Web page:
Some English speakers use the word kudo as the singular of kudos. What makes this usage problematic is the fact that kudos is already singular.
Kudos is a Greek word meaning “glory, fame, renown.” It entered the language as student slang back when undergraduates were still required to study Greek at the university. Presumably the early users knew that it was a singular noun.
The earliest OED citation for the use of the back-formation kudo is dated 1941. The OED marks the use of singular kudo as “erroneous,” but Merriam-Webster provides kudo with its own entry, taking care to defend its position in doing so:
Some commentators hold that since kudos is a singular word it cannot be used as a plural and that the word kudo is impossible. But kudo does exist…
M-W’s assertion that kudo “does exist” makes me think of the comment made by Florence Foster Jenkins (1868-1944) about her excruciating efforts at singing opera: “People may say I can’t sing, but no one can ever say I didn’t sing.”
Inarguably, kudo is a word.
Modern English is filled with words that began as errors only to become perfectly acceptable standard words.
For example, our words newt and apron are the result of confusion over the indefinite article. What we now call “a newt” used to be “an ewt,” but the n of the article became attached to the noun. Conversely, what we call “an apron” started out as “a napron.”
In Chaucer’s day, what we call a pea was called a pease. The plural was pesen. By the 1600s, pease was viewed as a word that, like sheep, could be either singular or plural. Before the end of the 17th century, pease had become pea in the singular and peas in the plural. That the older form persisted for a time is indicated by the nursery song “Pease Porridge Hot,” which dates from about 1765. M-W cites pea in its defense of singular kudo.
Here are some examples of singular kudo on the web:
That deserves a big KUDO! (agricultural site)
Riverfront venue kudo deserved (Mankato Free Press)
That deserves an even bigger KUDO. (product testimonial)
How can I give a kudo to a great comment? (Myspace FAQ)
In a way, kudo is like pea; both are back-formations. But the changes in pease and pesen occurred at a time when other number changes were taking place. English speakers once formed the plural of hose as hosen and tree as treen. I can think of only two nouns that have kept the -en plural: child/children, ox/oxen. We still use the plural brethren in a spiritual sense, but the regular plural of brother is brothers.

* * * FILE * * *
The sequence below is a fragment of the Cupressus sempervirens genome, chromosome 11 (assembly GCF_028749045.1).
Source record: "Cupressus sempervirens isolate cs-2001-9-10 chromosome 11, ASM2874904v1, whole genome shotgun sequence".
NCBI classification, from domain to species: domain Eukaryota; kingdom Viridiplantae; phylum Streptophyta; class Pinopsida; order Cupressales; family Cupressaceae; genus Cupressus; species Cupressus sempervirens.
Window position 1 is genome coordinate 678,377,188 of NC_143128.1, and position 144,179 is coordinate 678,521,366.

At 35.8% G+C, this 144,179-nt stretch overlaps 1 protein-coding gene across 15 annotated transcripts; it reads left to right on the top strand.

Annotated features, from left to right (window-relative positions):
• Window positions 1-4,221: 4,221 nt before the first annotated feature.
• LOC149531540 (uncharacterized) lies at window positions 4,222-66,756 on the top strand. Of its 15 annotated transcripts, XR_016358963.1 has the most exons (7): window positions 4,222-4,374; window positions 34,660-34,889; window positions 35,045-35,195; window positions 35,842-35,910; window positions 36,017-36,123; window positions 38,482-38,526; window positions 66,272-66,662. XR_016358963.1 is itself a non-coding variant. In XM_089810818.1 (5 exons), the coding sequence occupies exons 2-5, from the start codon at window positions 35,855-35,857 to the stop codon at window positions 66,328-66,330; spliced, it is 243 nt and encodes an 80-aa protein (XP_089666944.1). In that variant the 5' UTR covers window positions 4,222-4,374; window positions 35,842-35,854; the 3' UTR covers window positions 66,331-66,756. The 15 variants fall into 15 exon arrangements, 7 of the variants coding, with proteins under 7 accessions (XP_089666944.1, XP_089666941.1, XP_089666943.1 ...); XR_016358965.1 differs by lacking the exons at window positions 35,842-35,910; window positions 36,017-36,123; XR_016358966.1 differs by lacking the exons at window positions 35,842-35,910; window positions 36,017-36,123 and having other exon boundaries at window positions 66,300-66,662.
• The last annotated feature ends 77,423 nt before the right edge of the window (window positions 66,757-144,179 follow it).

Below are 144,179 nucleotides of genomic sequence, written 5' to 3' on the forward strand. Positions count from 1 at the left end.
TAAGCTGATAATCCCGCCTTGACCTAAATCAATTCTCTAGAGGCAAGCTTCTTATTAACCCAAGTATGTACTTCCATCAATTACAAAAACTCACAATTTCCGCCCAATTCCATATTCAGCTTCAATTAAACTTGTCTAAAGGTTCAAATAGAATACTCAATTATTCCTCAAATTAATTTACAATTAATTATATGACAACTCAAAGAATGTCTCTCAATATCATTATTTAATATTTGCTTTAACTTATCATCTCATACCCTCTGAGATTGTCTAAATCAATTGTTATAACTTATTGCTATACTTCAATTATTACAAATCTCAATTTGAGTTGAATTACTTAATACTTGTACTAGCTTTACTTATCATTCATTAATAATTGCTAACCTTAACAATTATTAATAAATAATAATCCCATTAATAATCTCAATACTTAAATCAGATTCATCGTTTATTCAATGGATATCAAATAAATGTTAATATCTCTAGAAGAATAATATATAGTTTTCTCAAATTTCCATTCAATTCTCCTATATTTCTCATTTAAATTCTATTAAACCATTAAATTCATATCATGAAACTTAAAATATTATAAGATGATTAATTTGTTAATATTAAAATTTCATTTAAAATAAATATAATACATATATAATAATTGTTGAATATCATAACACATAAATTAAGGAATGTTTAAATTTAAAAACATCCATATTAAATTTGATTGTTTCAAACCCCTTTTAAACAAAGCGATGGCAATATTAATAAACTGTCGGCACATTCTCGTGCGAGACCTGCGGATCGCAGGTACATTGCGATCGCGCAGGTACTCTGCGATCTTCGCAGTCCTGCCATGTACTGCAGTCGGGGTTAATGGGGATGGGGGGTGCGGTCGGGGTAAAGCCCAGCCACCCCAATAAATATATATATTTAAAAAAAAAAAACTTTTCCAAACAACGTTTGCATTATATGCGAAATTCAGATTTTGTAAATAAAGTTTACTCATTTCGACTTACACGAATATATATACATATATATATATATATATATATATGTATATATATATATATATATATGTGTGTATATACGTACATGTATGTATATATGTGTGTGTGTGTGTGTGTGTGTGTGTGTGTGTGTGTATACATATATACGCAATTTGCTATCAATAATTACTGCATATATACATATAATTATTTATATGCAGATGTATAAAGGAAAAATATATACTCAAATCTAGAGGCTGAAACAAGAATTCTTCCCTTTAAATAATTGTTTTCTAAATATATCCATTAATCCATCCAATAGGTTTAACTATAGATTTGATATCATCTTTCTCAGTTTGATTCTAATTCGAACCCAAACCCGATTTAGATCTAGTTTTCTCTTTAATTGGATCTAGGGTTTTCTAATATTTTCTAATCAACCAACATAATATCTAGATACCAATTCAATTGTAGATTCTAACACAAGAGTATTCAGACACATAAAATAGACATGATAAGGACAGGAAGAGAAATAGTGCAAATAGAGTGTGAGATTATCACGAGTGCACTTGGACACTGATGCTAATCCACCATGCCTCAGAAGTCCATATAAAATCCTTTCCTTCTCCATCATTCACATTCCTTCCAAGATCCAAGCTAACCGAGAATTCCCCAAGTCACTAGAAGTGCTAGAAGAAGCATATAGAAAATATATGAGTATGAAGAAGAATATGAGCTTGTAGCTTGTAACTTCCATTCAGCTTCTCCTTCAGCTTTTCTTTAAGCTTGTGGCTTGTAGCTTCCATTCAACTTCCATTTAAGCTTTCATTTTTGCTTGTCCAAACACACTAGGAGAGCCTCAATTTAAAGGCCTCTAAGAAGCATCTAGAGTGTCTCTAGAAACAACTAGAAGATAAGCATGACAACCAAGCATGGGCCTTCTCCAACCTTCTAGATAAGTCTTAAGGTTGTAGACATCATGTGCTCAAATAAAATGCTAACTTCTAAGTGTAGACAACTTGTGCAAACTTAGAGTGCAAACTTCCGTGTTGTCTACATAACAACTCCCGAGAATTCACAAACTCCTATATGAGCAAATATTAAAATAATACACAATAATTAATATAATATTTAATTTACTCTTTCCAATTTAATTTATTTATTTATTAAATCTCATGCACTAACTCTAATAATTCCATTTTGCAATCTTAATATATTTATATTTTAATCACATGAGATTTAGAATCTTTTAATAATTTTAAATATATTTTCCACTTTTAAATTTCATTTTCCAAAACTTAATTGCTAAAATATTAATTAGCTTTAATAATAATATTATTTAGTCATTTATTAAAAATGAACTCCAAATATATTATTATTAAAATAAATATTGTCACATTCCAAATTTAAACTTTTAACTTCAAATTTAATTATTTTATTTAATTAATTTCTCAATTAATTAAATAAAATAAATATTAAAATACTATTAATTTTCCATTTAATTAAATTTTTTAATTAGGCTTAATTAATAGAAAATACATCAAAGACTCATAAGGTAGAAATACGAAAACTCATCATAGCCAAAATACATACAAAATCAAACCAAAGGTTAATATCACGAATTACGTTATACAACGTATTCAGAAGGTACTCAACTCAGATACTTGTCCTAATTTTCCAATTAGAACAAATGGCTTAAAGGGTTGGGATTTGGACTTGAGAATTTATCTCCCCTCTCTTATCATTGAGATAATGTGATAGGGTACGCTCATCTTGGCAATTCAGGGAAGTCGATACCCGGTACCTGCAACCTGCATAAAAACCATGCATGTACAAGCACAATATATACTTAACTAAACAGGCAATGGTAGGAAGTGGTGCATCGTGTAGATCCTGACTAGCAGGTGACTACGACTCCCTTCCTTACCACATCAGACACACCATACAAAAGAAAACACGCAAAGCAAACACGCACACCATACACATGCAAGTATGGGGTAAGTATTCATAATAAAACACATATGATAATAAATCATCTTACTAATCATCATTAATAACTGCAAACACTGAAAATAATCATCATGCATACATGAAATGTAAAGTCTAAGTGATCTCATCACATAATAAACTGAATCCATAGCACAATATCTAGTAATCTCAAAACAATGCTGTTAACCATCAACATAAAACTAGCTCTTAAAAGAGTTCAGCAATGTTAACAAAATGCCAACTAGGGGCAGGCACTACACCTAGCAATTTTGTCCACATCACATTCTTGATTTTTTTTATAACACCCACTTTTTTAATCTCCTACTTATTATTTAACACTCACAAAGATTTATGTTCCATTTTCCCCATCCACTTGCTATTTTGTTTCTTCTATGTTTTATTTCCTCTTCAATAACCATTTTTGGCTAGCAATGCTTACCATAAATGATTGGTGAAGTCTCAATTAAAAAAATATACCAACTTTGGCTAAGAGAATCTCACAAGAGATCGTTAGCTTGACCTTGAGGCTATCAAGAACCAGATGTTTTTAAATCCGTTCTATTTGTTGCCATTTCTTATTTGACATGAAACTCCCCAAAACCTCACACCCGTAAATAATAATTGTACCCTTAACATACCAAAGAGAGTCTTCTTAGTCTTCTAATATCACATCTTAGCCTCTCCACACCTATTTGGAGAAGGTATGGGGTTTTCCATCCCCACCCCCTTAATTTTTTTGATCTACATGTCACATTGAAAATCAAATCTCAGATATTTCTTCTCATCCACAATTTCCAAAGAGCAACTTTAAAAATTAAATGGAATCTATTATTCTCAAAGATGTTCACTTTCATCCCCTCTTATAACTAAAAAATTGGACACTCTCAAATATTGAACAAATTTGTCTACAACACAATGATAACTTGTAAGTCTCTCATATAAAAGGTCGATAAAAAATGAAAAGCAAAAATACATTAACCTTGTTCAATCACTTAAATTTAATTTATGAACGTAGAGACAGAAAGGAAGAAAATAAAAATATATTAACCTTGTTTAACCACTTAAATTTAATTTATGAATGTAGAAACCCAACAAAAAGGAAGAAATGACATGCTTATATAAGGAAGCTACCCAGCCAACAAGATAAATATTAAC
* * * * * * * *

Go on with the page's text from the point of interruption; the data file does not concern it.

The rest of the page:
It seems to me that kudo belongs with jocular back-formations like kempt from unkempt and gruntled from disgruntled. In these days of universal education and easy access to reference materials, using kudo seriously doesn’t seem any more acceptable than rendering the word as these writers have:
Jane Hamsher deserves Kudo’s (political blogger)
Director Brown reported the F&B Dept deserves a BIG KUDO’s. (minutes of a public meeting)
Kudo’s from clients (category on a technology site)
12 thoughts on “Kudo vs. Kudos”
Yes, I have known this for a long time (that “there is no such things as a kudo”). Two things:
1. What is the plural of kudos?
2. When I play Words With Friends, it accepts kudo as a word. I was shocked to see that, but at this point I’m jaded by what that game accepts as words. Za and Bo and all kinds of weird stuff, but when I tried “rebrand,” it said it wasn’t a word LOL.
Response to Bluebird11:
From the Free Dictionary website, an explanation of the singular voice (intended meaning and use of the word).
ku·dos (kdz, -ds, -ds, ky-) n.
Acclaim or praise for exceptional achievement. [Greek kdos, magical glory.]
Usage Note: Kudos is one of those words like congeries that look like plurals but are etymologically singular. Acknowledging the Greek history of the term requires Kudos is (not are) due her for her brilliant work on the score.
Kudos has often been treated as a plural, especially in the popular press, as in ‘She received many kudos for her work’. This plural use has given rise to the singular form kudo. The singular kudo remains far less common than the plural use; both are often viewed as incorrect in more formal contexts.
It is worth noting that even people who are careful to treat kudos only as a singular often pronounce it as if it were a plural. Etymology would require that the final consonant be pronounced as a voiceless (s), as we do in pathos, another word derived from Greek, rather than as a voiced (z).
GREAT article today, Maeve. I’d say kudos, but I find the word terribly annoying (though I don’t know why).
My understanding was that kudos worked the same way for both the singular and plural. Then there was a candy called Kudos, which may have been in two pieces like Twix. That was when I first heard of A kudo as opposed to kudos.
Thanks for the lesson! Now I suspect that “Pease Porridge Hot” referred to split pea soup instead of an unknown hot cereal.
It is disappointing that some references surrender to the lowest common denominator so quickly. MW is about the worst, I think. People do, unfortunately, take popular dictionaries as authoritative, even when they don’t claim to be. Still, you can’t help but wish they would assume some responsibility for what they print.
There is simply no reason to accept the singular “kudo”. The word itself is only used by relatively educated people, so that in itself should hold it to a higher standard.
It also reinforces the false generalization that any word ending in S must be plural, regardless of the word’s origin. Why don’t we say: Kudos is plural because of the ending -dos. Dos means 2 in Spanish. So, ku-dos means 2 kunos. Likewise kutres, kuquatro, etc. That is no less applicable and no more arbitrary than saying kudo is the singular of kudos.